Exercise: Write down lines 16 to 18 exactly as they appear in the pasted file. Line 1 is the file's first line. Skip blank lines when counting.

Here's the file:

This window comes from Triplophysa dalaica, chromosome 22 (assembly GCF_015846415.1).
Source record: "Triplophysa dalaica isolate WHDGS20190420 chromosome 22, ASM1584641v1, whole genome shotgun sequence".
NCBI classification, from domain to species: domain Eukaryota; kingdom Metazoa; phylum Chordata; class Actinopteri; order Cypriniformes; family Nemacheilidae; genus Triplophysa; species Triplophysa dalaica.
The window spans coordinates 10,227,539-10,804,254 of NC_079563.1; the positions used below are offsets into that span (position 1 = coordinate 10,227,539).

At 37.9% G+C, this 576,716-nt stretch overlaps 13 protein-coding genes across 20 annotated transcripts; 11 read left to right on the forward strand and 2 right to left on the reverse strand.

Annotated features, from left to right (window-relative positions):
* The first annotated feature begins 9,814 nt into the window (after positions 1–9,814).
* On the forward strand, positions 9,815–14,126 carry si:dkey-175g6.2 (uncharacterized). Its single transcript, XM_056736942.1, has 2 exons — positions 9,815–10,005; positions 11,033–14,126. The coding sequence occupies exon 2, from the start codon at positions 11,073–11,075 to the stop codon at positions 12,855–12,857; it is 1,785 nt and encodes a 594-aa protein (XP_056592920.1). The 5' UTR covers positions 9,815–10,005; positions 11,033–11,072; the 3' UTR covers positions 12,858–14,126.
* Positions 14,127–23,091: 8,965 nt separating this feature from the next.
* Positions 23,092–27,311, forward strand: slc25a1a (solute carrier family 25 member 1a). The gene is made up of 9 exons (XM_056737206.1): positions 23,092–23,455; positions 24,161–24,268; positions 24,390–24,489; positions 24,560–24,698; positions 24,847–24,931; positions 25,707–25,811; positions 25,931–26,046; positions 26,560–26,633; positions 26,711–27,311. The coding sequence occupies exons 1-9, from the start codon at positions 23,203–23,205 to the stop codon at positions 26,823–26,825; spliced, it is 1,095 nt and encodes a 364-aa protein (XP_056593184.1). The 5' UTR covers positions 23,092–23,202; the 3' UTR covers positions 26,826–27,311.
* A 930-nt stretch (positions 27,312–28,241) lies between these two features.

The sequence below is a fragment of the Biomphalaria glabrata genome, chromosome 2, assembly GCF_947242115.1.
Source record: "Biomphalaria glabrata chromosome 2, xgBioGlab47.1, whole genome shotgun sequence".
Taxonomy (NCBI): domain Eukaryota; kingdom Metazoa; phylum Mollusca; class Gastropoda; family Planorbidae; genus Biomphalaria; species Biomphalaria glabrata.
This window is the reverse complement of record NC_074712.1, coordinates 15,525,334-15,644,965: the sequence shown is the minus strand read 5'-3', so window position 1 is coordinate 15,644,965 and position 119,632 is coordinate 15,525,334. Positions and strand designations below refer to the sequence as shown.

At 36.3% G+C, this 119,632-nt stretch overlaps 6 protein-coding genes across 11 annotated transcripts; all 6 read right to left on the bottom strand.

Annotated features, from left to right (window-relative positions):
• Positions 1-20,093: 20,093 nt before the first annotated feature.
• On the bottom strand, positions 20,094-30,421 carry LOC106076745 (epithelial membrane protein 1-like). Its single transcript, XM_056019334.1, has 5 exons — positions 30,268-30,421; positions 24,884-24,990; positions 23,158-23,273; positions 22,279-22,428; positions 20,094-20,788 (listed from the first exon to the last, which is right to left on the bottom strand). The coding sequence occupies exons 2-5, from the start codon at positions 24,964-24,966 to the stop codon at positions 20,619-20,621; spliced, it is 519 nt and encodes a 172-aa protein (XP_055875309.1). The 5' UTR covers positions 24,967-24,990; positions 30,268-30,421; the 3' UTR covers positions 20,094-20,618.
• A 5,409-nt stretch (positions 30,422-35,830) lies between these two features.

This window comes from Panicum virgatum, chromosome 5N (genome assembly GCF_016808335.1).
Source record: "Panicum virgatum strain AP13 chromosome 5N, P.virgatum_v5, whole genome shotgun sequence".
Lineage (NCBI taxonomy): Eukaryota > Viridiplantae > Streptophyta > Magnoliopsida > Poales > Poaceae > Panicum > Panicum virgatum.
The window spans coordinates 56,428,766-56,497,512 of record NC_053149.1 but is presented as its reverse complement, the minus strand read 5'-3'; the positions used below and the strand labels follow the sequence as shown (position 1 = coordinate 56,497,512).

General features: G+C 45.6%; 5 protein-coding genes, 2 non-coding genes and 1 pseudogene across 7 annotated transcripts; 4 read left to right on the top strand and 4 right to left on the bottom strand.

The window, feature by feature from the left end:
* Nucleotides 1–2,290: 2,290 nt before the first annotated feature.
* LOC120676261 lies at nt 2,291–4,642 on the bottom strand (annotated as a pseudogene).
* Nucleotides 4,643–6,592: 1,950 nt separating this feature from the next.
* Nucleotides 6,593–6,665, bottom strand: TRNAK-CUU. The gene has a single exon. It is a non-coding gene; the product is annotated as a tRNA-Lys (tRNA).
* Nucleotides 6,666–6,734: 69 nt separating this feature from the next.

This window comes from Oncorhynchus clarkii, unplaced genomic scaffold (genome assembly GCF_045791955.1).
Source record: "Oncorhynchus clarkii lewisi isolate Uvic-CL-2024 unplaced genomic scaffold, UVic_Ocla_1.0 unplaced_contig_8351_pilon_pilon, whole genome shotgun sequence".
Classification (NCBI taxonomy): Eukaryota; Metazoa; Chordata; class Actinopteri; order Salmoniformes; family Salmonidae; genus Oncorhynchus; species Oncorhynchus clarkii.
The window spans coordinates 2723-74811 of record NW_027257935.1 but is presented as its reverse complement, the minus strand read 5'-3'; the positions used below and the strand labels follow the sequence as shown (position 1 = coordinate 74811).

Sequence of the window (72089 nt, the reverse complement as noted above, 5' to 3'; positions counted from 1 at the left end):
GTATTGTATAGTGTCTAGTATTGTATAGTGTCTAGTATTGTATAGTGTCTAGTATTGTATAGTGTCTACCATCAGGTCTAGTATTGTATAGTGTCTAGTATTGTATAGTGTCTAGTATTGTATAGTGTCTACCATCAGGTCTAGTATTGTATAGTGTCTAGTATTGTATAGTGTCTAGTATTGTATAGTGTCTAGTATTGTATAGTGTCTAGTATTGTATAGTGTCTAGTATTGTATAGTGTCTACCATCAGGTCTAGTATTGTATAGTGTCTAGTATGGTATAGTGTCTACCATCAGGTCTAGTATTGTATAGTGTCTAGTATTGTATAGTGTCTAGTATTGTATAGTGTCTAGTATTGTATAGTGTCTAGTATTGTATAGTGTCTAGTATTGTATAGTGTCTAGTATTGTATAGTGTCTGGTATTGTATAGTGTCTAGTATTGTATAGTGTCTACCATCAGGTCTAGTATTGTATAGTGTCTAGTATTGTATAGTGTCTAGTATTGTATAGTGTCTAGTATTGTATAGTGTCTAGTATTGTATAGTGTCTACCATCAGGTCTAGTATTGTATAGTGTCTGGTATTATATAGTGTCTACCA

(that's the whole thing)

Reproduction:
At 36.3% G+C, this 119,632-nt stretch overlaps 6 protein-coding genes across 11 annotated transcripts; all 6 read right to left on the bottom strand.

Annotated features, from left to right (window-relative positions):
• Positions 1-20,093: 20,093 nt before the first annotated feature.